Allie has a new book due out in early September, Suffering the Silence: Chronic Lyme Disease in an Age of Denial. Bay Area Lyme Foundation will be co-hosting a reading and book signing at Books Inc. in Mountainview, CA on Tuesday, September 15th at 7:00pm. Come join us at the event and meet this engaging young speaker!
Everyone knew about Lyme disease in the town where I grew up. “Easy to diagnose and simple to treat,” people said. “As long as you get the medicine in you, you’ll be fine.” As a kid, I was always hearing stories about someone who had recently been diagnosed with Lyme – parents, cousins, siblings, pets – and in almost every case, the stories I heard were short.
Recently we received this letter from a young Lyme sufferer who took the initiative and leveraged her frustration from battling Lyme disease and the hope that her recent diagnosis has now brought to create this powerful educational video about the disease and how to stay safe.
Sarah H. was diagnosed with Lyme in 2014 after battling the symptoms for more than 20 years without an accurate diagnosis. You can read more about her personal Lyme story here on our Faces of Lyme feature and see another of her prevention videos.
The Infectious Diseases Society of America (IDSA), the American Academy of Neurology (AAN) and the American College of Rheumatology (ACR) are jointly developing a systematic review and guideline on treatment of Lyme disease.
The 30-day open Public Comment period on the Lyme Disease Guideline Project Plan started March 8 through April 9.During the Public Comment period, anyone may comment on any aspect of the Plan, including the methodology and development process utilized as well as adherence to the IOM standards. Please see here for more details.
Elet Hall is nothing short of a marvel. This amazing athlete is a four-time competitor on American Ninja Warrior, where he is known as “The Natural” for his seemingly effortless runs. The first two years he successfully made it to the Las Vegas finals despite suffering from undiagnosed Lyme disease. Shortly after the 2013 finals, he woke up one day with facial paralysis and his joints and limbs numbed with fatigue. After being diagnosed and successfully treated for Lyme disease, he again returned in 2014 to triumph in his third attempt at the competition. After dominating Stage 1 and Stage 2 of the national finals, Elet finally succumbed to the floating doors in Stage 3, coming in 2nd place in his third attempt at the competition.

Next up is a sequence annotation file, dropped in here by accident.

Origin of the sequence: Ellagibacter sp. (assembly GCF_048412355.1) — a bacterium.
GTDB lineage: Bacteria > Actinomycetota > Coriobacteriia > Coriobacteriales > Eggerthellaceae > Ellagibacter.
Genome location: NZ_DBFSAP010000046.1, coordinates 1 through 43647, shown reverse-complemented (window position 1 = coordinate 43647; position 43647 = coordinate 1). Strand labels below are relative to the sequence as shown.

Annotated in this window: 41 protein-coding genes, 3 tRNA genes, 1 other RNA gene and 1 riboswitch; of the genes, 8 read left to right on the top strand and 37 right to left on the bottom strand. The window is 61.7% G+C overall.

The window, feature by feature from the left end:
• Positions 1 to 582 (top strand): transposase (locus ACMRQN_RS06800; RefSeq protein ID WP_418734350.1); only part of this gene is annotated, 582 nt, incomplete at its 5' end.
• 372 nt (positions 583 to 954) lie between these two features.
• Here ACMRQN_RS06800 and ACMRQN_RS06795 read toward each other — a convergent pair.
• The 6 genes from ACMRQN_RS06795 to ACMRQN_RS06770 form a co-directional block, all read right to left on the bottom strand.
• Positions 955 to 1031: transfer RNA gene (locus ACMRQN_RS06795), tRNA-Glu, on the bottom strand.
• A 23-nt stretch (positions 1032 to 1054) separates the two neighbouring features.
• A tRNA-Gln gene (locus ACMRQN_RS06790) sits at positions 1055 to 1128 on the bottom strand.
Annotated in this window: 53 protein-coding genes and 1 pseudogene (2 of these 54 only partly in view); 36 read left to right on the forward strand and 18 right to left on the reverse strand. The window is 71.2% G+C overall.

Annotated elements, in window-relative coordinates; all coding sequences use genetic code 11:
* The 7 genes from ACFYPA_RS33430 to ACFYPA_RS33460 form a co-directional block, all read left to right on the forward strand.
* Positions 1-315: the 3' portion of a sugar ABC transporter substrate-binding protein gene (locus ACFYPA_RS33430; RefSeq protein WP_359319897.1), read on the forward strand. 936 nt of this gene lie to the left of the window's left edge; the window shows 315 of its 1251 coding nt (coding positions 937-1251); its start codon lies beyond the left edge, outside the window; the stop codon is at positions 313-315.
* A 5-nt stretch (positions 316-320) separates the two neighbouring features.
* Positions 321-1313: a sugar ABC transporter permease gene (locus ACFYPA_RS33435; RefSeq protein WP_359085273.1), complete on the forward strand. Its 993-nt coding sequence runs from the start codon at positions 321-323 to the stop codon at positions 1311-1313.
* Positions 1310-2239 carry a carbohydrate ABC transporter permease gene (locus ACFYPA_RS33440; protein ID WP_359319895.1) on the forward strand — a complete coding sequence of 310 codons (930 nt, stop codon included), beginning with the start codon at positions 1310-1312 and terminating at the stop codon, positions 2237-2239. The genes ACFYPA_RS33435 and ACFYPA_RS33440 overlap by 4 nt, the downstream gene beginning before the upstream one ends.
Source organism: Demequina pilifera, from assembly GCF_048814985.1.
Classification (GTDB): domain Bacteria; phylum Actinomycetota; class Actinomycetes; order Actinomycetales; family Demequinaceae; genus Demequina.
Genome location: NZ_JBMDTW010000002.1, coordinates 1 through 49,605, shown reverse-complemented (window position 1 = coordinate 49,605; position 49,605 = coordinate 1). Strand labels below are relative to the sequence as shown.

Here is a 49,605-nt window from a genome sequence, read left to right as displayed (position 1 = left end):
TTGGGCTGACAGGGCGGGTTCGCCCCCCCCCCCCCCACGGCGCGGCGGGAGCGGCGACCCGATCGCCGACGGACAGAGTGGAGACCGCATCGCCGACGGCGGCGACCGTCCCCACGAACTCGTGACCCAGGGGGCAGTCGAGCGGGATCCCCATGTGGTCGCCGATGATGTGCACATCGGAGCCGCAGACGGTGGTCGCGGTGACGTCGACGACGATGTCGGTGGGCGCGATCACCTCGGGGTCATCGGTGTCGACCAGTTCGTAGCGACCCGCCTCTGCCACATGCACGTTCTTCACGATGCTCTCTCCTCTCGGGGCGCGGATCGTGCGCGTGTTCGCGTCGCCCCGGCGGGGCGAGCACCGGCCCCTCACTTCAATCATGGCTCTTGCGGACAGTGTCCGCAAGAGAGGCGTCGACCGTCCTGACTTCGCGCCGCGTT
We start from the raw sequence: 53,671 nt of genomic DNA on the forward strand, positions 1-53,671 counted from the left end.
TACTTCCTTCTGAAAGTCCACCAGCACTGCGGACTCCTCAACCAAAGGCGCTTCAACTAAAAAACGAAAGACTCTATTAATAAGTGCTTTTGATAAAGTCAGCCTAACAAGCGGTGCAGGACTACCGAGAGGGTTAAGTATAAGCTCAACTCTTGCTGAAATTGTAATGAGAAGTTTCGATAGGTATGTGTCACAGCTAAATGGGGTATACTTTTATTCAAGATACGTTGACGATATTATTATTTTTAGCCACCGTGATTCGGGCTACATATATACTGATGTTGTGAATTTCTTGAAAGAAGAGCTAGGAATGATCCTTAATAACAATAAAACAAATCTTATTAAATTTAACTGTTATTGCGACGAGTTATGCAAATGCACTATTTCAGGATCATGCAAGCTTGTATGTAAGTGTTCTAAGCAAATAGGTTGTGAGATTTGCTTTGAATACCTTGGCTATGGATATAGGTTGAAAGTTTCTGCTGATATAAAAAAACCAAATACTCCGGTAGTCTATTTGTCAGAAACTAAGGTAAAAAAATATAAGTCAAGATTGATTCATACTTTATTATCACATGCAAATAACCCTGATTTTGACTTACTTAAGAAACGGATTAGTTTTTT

This year, Elet again returned to the ANW stage, with a dominating “run of the night” at the 2015 Pittsburgh Qualifiers. (Check out Elet’s facebook page for the video!) and then headed to the Pittsburgh City Finals on August 10th. At the finals, Elet had a tough run, narrowly surviving a missed grab on the monkey bars before finally slipping on the last few doorknobs. Even with the surprising fall, however, Hall still was among the fastest finalists, qualifying him to move on to Las Vegas for the national finals and the battle for a $1 million grand prize. [Read here for more about the August finals.) Unfortunately it was not Elet’s year to walk away with the grand prize but we will be rooting for him in next year’s competition!!
Here in a November 2014 excerpt from a longer story on our Faces of Lyme feature, he shares some perspective about the challenges of fighting Lyme disease as an athlete:
8-year-old Louis S was bitten by a tick in late 2007 but not diagnosed with Lyme disease until a year later. Like many patients, he never had the distinctive bullseye rash and it took months of suffering through fever, fatigue, and joint pain before he was tested and diagnosed, at which point the illness had become quite debilitating. He shares his story here.